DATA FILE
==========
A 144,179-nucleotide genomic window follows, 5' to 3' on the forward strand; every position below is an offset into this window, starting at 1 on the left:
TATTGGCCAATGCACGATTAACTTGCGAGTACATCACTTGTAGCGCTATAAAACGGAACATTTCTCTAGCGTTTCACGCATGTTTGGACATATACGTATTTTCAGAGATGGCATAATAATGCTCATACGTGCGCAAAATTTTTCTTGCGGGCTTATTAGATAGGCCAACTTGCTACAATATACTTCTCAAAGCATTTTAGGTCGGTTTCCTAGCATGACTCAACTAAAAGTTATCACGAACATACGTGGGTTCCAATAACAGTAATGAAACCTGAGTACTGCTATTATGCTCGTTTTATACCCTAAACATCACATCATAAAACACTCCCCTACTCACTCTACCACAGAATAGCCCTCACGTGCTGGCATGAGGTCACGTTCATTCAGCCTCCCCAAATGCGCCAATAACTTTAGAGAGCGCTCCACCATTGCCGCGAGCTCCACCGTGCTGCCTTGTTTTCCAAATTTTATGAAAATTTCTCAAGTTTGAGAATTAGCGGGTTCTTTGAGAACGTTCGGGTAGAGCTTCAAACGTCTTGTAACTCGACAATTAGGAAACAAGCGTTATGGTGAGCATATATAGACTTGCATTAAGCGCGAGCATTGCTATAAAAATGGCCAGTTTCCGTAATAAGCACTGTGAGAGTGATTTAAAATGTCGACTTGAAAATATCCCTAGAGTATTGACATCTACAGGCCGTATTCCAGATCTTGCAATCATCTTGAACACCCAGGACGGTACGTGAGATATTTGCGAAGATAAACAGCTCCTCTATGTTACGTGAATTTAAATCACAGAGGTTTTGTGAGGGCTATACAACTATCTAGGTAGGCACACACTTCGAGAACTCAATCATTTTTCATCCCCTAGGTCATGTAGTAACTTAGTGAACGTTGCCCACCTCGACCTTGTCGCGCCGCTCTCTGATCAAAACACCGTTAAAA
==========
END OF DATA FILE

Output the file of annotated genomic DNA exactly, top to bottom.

A 144,179-nucleotide genomic window follows, 5' to 3' on the forward strand; every position below is an offset into this window, starting at 1 on the left:
TATTGGCCAATGCACGATTAACTTGCGAGTACATCACTTGTAGCGCTATAAAACGGAACATTTCTCTAGCGTTTCACGCATGTTTGGACATATACGTATTTTCAGAGATGGCATAATAATGCTCATACGTGCGCAAAATTTTTCTTGCGGGCTTATTAGATAGGCCAACTTGCTACAATATACTTCTCAAAGCATTTTAGGTCGGTTTCCTAGCATGACTCAACTAAAAGTTATCACGAACATACGTGGGTTCCAATAACAGTAATGAAACCTGAGTACTGCTATTATGCTCGTTTTATACCCTAAACATCACATCATAAAACACTCCCCTACTCACTCTACCACAGAATAGCCCTCACGTGCTGGCATGAGGTCACGTTCATTCAGCCTCCCCAAATGCGCCAATAACTTTAGAGAGCGCTCCACCATTGCCGCGAGCTCCACCGTGCTGCCTTGTTTTCCAAATTTTATGAAAATTTCTCAAGTTTGAGAATTAGCGGGTTCTTTGAGAACGTTCGGGTAGAGCTTCAAACGTCTTGTAACTCGACAATTAGGAAACAAGCGTTATGGTGAGCATATATAGACTTGCATTAAGCGCGAGCATTGCTATAAAAATGGCCAGTTTCCGTAATAAGCACTGTGAGAGTGATTTAAAATGTCGACTTGAAAATATCCCTAGAGTATTGACATCTACAGGCCGTATTCCAGATCTTGCAATCATCTTGAACACCCAGGACGGTACGTGAGATATTTGCGAAGATAAACAGCTCCTCTATGTTACGTGAATTTAAATCACAGAGGTTTTGTGAGGGCTATACAACTATCTAGGTAGGCACACACTTCGAGAACTCAATCATTTTTCATCCCCTAGGTCATGTAGTAACTTAGTGAACGTTGCCCACCTCGACCTTGTCGCGCCGCTCTCTGATCAAAACACCGTTAAAA